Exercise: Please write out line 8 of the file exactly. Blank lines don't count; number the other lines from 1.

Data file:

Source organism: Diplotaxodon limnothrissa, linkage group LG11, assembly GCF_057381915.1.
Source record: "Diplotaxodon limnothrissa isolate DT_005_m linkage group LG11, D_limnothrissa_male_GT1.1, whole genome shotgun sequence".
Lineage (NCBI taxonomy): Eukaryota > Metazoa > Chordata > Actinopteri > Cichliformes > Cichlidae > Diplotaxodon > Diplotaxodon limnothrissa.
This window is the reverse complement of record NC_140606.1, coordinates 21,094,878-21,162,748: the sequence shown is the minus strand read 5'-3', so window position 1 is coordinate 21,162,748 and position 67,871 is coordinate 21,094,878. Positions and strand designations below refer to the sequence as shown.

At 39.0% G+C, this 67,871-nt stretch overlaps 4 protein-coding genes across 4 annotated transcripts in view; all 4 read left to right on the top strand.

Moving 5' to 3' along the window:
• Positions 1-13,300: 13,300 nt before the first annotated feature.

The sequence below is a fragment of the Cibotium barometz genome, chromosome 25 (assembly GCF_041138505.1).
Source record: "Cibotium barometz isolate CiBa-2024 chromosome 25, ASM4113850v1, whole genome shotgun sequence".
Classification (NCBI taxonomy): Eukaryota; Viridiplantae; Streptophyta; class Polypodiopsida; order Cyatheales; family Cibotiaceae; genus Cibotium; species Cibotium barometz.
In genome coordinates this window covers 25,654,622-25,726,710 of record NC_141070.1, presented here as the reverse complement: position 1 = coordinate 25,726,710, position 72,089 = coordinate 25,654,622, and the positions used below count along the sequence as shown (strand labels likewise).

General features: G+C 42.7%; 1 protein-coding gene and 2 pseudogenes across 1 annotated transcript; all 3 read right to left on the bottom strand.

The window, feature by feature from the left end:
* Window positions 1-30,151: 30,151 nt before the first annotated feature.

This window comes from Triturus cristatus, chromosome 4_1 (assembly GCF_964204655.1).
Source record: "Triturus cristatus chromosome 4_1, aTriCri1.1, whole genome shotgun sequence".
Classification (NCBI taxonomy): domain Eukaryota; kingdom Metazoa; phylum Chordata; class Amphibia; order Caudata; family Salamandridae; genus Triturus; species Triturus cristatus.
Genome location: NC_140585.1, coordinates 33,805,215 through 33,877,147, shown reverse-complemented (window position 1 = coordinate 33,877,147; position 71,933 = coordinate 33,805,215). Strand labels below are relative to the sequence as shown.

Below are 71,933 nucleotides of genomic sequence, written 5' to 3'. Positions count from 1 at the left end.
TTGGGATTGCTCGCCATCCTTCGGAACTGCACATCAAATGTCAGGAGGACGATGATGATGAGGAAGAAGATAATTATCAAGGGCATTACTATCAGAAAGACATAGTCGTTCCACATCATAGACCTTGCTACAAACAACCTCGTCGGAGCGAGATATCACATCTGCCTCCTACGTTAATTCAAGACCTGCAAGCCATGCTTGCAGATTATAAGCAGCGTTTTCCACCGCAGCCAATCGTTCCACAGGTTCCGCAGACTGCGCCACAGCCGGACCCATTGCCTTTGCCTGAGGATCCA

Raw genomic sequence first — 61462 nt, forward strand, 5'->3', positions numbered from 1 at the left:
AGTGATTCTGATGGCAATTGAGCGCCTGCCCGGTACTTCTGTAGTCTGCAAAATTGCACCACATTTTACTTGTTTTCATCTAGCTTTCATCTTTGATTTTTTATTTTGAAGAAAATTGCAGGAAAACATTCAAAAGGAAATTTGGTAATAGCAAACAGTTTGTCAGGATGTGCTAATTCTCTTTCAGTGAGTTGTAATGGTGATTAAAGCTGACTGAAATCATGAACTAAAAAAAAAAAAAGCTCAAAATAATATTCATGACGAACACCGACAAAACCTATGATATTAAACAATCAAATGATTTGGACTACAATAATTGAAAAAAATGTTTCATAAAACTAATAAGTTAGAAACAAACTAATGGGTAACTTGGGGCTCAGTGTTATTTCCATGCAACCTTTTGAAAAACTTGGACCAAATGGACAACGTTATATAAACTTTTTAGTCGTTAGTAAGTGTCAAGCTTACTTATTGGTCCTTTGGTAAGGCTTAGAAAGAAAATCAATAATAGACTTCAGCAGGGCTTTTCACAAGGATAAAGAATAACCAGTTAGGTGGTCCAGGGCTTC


The sequence below is a fragment of the Cibotium barometz genome, chromosome 25 (assembly GCF_041138505.1).